Wednesday, February 24, 2010

Inconvenience Yourself Day

It really is. Or was. There's only a little over an hour left of it, but enough time to mark it for future reference. According to the website,, the day occurs on the fourth Wednesday of every February, and is all about putting yourself out a little for someone else, especially total strangers. Stopping to open a door for someone. Getting up to give someone a seat on a bus. I even asked my teenage son to inconvenience himself and bring his breakfast dishes into the kitchen. It worked, amazingly.

But being the skeptic he is, he also wondered if this inconveniencing thing has to go against the grain to count. If someone gets pleasure out of walking an old lady across the street, are they really putting themselves out? Aren't they, instead, feeding their jones for good deeds? Maybe even basking in the reflected virtue of their all-too-convenient inconveniencing? Does the oyster put up with the irritating grain of sand in order to cash in on the pearl? These are good, lawyerly questions conveniently designed to get out of detaching oneself from the couch and bussing a plate of waffle crusts into the kitchen sink.

However, there's another app to Inconvenience Yourself Day. And even unapologetically self-absorbed people can use it for their own benefit: Avoid the cozy, safe, convenient path. Take risks. Get outside. Floss. Write something daring. Deviate from a routine. Attempt the impossible, or at least the unlikely. Rock the boat.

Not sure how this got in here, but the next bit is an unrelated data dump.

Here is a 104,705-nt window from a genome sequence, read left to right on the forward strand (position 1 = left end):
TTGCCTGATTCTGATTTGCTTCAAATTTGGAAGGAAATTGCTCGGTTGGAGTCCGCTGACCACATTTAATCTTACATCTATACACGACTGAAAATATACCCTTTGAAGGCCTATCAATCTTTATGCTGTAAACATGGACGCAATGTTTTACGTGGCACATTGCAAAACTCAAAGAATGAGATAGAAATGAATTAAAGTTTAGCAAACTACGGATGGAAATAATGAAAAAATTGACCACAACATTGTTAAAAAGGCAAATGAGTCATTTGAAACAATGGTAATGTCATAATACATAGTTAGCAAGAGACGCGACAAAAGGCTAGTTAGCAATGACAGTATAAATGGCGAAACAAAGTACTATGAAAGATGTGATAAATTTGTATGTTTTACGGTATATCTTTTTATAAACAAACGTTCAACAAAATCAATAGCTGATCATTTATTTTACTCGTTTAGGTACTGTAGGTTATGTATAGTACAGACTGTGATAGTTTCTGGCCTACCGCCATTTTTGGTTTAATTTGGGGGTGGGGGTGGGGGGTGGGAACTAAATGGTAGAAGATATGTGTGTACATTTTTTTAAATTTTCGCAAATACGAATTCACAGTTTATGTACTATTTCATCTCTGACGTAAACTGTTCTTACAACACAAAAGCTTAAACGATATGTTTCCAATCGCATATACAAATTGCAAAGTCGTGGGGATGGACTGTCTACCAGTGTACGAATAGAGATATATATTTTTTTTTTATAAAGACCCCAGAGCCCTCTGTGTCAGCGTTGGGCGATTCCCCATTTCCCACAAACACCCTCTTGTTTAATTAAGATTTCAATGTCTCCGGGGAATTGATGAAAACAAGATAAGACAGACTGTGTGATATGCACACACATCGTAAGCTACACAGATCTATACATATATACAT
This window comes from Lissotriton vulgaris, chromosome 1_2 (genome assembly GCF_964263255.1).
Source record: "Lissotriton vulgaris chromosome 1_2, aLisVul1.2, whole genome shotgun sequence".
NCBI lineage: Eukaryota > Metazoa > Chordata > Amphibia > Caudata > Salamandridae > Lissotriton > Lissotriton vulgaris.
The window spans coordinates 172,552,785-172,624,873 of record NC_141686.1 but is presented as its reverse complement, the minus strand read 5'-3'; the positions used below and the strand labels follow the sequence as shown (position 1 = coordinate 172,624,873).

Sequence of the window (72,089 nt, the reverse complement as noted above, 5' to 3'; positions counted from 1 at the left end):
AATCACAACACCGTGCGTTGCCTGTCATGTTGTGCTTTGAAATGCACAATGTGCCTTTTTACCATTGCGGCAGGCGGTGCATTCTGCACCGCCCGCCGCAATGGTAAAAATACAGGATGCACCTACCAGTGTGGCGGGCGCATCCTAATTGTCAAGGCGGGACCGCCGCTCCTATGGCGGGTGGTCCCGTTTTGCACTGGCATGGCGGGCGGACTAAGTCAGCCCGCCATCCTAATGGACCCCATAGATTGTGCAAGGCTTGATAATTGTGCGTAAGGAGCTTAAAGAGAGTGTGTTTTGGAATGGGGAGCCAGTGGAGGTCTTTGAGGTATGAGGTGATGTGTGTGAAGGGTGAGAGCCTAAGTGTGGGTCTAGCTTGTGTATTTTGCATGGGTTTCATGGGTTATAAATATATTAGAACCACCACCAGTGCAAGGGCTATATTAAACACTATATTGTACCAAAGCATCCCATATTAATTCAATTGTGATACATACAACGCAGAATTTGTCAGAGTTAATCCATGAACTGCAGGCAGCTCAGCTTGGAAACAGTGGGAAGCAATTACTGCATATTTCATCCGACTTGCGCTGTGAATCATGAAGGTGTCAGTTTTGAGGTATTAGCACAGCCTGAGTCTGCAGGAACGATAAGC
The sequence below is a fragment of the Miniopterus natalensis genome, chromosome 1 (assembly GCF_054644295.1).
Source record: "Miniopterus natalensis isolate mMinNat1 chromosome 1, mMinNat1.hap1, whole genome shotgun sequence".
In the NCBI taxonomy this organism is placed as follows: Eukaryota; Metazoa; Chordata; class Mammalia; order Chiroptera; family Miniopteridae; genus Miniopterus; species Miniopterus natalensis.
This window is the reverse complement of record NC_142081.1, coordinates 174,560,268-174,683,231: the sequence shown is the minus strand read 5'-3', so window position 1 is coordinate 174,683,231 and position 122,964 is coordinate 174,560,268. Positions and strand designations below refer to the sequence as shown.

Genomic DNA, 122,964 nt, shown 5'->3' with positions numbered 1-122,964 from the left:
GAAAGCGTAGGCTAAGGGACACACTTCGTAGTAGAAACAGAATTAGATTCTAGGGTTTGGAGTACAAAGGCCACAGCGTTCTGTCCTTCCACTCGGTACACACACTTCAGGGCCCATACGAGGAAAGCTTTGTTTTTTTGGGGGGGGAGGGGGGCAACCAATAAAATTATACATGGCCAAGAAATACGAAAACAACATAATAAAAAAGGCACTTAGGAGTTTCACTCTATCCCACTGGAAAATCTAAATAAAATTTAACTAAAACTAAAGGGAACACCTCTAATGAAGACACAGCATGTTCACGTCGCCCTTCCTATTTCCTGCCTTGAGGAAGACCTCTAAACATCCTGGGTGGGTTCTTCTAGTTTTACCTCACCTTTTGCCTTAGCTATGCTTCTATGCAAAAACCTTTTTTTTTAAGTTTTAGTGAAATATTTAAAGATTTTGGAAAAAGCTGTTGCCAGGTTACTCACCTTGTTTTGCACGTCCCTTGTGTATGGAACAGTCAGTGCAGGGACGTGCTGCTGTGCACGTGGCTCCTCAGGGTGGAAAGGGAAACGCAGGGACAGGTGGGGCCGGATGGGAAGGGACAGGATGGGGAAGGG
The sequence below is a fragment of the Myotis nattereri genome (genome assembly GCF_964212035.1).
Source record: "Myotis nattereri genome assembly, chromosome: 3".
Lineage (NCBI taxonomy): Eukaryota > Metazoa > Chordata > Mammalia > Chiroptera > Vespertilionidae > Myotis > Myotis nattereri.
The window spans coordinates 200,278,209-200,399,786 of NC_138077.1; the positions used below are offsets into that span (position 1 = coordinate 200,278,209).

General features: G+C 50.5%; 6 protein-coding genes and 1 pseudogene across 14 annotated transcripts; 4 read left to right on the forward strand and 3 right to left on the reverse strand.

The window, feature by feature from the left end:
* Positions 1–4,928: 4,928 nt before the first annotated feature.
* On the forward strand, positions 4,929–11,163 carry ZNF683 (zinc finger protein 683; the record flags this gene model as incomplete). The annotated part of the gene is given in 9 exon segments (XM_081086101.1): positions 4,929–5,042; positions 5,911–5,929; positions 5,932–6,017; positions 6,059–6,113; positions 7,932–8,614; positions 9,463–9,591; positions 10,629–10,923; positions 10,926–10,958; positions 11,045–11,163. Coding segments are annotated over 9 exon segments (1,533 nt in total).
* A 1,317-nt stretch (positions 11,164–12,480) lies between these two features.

My father-in-law, who lives downstairs, writes poetry. When I described this day at dinner, he remembered a poem he'd written. It may actually reconcile the self-serving and giving-unto-others spirit of the holiday.

It's called "Spare Parts."

We all, most all, know
To have a spare tire in the trunk,
To keep, if you dare, a spare key
Under the back door mat.
There's the goal of a spare roll
Of bath tissue at hand,
And a spare button in the bureau is best.
We know to keep a spare beer in the fridge,
A spare can of beans near, or
A banana, but
Do we remember to carry
A spare smile,
A spare "thank you,"
Or to have a spare minute
For another?

— C. R. Schwab

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